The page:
The philosophical discipline of Alexandra Aestheticsdid does not receive its name until 1735 when the twenty-one-year-old Alexander Gottlieb Baumgarten introduced it in his Halle master’s thesis to mean epistêmê aisthetikê, or the science of what is sensed and imagined (Baumgarten, Meditationes §CXVI, pp. 86–7).
But Baumgarten’s denomination of the field was an adult baptism: without a name, aesthetics had been part of philosophy since Plato attacked the educational value of poetry in the Republic and Aristotle briefly defended them in his fragmentary Poetics.
In particular, Aristotle defended poetry from Plato’s charge that it is cognitively useless, trading in mere images of particulars rather than universal truths, by arguing that poetry delivers universal truths in a readily graspable form, unlike, for example, history, which deals merely with particular facts (Aristotle, Poetics, chapter 9, 1451a37–1451b10). And if the experience of poetry can reveal important moral truths, then it can also be important to the development of morality, the other pole of Plato’s doubts.
Some variant of this response to Plato was the core of aesthetics through much of subsequent philosophical history and indeed continued to be central to aesthetics through much of the twentieth century. In the eighteenth century, however, two alternative responses to Plato were introduced.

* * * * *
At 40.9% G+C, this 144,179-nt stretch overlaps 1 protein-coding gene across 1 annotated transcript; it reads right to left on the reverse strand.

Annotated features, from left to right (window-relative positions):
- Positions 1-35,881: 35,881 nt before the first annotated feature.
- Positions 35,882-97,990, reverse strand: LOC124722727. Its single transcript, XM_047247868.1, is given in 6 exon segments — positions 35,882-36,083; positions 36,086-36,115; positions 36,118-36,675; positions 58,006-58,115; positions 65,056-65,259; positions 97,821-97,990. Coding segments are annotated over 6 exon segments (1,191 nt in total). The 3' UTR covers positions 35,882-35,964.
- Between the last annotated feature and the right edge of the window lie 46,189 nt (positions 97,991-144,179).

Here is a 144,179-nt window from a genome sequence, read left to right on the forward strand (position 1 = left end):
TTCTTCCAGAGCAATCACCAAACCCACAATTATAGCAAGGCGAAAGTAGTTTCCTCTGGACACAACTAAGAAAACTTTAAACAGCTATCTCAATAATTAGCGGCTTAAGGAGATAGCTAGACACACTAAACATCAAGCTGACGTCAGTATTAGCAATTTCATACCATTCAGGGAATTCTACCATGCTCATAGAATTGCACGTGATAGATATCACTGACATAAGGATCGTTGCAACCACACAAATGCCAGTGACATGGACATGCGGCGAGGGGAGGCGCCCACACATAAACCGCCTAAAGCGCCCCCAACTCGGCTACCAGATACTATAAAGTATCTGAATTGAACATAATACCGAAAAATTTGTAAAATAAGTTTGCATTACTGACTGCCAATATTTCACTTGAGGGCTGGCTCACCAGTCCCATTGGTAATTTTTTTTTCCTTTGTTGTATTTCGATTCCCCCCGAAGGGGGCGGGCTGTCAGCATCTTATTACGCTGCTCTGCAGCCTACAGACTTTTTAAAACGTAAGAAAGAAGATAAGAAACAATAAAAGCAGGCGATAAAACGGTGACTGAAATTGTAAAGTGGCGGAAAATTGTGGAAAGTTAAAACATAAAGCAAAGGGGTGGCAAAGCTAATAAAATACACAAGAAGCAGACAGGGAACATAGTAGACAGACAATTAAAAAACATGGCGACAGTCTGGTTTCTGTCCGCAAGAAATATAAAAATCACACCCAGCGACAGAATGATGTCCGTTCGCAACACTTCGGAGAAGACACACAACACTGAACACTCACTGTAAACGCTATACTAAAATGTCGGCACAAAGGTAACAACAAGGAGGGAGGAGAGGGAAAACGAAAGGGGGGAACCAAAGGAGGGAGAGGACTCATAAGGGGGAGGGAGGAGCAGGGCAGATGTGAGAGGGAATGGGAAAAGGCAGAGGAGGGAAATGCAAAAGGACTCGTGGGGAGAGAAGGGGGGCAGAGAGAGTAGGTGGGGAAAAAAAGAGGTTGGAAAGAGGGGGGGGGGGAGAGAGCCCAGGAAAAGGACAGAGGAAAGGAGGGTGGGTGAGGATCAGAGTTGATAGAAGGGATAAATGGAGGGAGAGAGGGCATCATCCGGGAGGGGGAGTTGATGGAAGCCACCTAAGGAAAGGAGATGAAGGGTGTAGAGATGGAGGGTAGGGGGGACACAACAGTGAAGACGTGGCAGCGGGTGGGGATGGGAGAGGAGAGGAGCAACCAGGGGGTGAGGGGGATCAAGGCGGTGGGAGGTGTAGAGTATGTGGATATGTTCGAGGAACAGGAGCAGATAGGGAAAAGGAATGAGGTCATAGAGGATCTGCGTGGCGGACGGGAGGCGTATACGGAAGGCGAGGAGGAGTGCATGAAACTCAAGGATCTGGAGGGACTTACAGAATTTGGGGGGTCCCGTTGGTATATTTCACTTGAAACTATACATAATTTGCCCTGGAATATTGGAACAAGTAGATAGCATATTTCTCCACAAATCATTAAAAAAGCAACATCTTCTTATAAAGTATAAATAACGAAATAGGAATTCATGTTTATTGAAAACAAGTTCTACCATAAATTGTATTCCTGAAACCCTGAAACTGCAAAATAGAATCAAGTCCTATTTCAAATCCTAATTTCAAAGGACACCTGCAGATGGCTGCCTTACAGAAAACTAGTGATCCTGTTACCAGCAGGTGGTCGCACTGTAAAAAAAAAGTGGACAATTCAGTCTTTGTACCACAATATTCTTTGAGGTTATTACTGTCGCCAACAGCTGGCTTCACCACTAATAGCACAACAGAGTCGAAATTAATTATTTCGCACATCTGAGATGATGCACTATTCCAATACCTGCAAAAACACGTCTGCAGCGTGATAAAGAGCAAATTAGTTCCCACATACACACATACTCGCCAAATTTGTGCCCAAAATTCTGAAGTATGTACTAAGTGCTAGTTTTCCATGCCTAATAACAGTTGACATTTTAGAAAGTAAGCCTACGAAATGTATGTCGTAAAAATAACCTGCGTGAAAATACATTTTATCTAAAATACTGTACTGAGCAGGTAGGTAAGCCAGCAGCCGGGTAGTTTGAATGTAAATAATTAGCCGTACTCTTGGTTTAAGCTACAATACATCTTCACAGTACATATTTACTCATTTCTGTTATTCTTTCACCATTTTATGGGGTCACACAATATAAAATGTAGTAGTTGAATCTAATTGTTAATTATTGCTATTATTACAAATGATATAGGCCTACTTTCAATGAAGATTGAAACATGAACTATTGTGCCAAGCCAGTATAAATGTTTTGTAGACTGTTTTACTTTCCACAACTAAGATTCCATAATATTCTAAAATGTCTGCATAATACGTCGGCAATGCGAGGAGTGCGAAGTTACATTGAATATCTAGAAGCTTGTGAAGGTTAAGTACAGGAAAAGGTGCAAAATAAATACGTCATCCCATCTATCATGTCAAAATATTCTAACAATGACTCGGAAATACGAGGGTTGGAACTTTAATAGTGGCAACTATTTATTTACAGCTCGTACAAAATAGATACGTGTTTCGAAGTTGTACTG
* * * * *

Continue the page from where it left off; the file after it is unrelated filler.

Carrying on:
One may be regarded as taking up Aristotle’s idea in the Poetics that “katharsis,” purification or purgation, of the emotions of fear and pity, is a valuable part of our response to a tragedy; this led to an emphasis on the emotional impact of aesthetic experience that was downplayed in the cognitivist tradition.
This line of thought was emphasized by Jean-Baptiste Du Bos in his Critical Reflections on Poetry, Painting, and Music, published in France in 1719 and widely known throughout Europe even before it was translated into other languages.
The other innovation was the idea that our response to beauty, whether in nature or in art, is a free play of our mental powers that is intrinsically pleasurable, and thus needs no epistemological or moral justification, although it may in fact have epistemological and moral benefits.
This line of thought was introduced in Britain in Joseph Addison’s 1712 Spectator essays on “The Pleasures of the Imagination,” and developed by subsequent Scottish writers such as Francis Hutcheson, Henry Home (Lord Kames), and Alexander Gerard.
It was only slowly received in Germany, hinted at by Moses Mendelssohn in the late 1750s, who also took up Du Bos’ emphasis on the emotional impact of aesthetic experience, but then made its first sustained appearance in the emphasis on the pleasure of the unhindered activity of our powers of representation in some of the entries in Johann Georg Sulzer’s Allgemeine Theorie der schönen Künste (1771–74), e.g., the entries on “beauty” and “taste” (Sulzer, Allgemeine Theorie, vol. II, pp. 371–85, at p. 371, and “Schön (Schöne Künste),” vol. IV, pp. 305–19, at p. 307).
It became central to the aesthetic theories of Kant and Schiller in the Critique of the Power of Judgment (1790) and the Letters on the Aesthetic Education of Mankind (1795).
This article will chronicle the interaction between the traditional theory of aesthetic experience as a special form of the cognition of truth and the newer theories of aesthetic experience as a free play of cognitive (and sometimes other) mental powers and as a vicarious experience of emotions in eighteenth-century Germany.